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Recently, occupational health and safety (OHS) has been given a “bad press” in the electronic media in Australia with many examples of how an activity or behaviour has been stopped or excluded on the “unreasonable” grounds of OHS.

Recently, occupational health and safety (OHS) has been given a “bad press” in the electronic media in Australia with many examples of how an activity or behaviour has been stopped or excluded on the “unreasonable” grounds of OHS.

Recently in my local supermarket I asked a worker in the vegetable section whether the store had loose-leafed baby spinach. He responded that they only have packaged spinach. On asking why I was told that it was because of OHS requirements. I contacted an OHS representative within the supermarket’s head office who told me this was not the case. He told me that the packaged option was more likely to be on the grounds of food safety and hygiene.

This example highlights a major challenge to OHS managers and organisations. WorkSafe and unions have been very successful over the last decade in raising the community awareness to issues of workplace safety, to the extent that OHS has a higher profile than the issues that the supermarket and others are applying.

Food safety and hygiene has been revolutionised with the introduction of HACCP, the legislative requirements for food preparation. Public liability has increased for school excursions, council garden maintenance, small business, retail outlets and everywhere else it seems. These two issues are being misunderstood as workplace safety matters because OHS has a higher general prominence. HACCP requirements are only relevant to the food industry and impinge on the public, usually, only when we ask for a doggy bag. Public liability is a cost to business and councils but doesn’t affect the public unless someone suggests that you take action after tripping on a cracked footpath.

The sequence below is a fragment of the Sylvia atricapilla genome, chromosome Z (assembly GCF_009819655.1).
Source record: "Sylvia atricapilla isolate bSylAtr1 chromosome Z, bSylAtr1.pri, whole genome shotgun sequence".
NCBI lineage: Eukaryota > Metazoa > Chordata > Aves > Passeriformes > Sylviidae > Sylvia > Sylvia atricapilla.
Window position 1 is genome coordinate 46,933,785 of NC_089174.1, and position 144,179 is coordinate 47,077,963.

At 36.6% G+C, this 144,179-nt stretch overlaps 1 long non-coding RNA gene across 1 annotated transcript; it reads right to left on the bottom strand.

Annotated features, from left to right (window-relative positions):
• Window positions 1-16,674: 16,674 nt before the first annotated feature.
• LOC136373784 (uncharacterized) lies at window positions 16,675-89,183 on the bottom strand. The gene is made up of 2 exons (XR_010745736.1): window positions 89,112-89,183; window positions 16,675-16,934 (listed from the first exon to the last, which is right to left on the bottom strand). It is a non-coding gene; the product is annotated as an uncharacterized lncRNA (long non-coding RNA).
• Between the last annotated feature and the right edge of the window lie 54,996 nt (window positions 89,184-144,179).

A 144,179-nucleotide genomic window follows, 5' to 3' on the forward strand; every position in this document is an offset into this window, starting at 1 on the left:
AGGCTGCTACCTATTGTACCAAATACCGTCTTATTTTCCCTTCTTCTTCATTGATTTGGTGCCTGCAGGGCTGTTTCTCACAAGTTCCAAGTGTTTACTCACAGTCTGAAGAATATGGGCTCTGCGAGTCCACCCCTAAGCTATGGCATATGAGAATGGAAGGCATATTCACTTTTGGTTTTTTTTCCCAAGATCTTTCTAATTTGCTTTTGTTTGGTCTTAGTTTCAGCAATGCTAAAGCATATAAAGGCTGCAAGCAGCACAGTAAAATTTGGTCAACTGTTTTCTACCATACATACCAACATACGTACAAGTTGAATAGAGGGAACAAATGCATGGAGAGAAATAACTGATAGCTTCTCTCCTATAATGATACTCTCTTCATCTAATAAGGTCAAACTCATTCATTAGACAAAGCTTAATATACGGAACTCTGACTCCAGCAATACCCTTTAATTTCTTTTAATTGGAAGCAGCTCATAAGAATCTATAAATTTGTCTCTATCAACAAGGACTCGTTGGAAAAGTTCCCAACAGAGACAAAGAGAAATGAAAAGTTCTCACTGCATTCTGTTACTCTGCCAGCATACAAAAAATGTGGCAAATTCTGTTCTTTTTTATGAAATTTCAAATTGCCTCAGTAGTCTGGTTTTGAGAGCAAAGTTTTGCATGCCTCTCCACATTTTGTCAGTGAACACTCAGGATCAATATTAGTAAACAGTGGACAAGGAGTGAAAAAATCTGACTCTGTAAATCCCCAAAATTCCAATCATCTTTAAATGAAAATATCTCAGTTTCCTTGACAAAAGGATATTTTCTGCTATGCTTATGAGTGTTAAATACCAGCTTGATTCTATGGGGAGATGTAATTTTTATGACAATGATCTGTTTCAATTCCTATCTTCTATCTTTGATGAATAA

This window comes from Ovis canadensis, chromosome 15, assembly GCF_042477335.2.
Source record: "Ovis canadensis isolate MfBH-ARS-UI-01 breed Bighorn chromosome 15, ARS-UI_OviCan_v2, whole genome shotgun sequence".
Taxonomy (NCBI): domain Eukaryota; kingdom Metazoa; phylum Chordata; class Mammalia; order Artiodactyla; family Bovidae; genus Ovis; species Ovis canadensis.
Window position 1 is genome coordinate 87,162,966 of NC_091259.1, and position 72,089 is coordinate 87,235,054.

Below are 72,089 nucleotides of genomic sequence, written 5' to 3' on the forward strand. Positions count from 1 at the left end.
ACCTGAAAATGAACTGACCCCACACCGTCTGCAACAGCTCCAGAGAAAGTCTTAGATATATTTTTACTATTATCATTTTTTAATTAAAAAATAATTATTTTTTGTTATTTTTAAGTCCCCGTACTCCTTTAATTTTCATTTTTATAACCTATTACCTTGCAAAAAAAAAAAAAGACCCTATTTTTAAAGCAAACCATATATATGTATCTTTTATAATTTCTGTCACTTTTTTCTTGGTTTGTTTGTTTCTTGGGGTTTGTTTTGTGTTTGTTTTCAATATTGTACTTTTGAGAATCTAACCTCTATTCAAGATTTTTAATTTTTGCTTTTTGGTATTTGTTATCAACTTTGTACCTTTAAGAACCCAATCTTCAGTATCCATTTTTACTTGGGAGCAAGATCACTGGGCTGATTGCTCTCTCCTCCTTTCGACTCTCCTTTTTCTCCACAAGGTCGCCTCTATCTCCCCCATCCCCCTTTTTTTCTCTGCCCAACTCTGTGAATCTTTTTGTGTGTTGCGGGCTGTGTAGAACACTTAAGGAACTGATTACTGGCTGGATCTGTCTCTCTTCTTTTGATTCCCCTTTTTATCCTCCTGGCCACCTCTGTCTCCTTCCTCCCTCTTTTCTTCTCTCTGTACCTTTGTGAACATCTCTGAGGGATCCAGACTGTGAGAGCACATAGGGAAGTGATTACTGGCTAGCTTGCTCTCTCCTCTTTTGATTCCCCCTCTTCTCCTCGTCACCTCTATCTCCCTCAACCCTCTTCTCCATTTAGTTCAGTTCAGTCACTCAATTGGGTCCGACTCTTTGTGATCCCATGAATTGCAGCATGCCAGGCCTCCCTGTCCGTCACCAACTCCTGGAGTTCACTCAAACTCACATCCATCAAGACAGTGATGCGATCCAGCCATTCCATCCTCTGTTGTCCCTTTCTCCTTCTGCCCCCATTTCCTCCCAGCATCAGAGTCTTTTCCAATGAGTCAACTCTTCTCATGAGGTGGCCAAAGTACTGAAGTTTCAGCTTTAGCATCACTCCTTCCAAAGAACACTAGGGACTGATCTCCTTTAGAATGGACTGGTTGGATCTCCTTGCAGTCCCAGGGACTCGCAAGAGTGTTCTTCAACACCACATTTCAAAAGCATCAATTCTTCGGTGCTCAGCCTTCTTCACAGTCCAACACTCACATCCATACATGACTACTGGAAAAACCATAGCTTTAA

In Victoria in 2007 there were four workplace fatalities in ten days. According to WorkSafe:

  • On April 19, a truck driver died when his tip truck hits power lines on a farm near Nhill while making a delivery.
  • On April 20, a man died after being crushed between the hydraulically operated door of a machine and a rail earlier on 13 April.
  • On April 22, a man died after suffering an electric shock while changing light bulbs at Coburg North car yard on 18 April.
  • On April 23, a man died on a property near Wodonga when a tree he was cutting down with a chain saw fell and hit him.

The whole aim of OHS management and legislative obligations is to avoid death and injury. As we move to the international day of mourning for those who die at work, in late April, we need to remember that safety should always be seen in the context of its relation to people. People should not be sacrificed for profit or corporate peace of mind.

Kevin Jones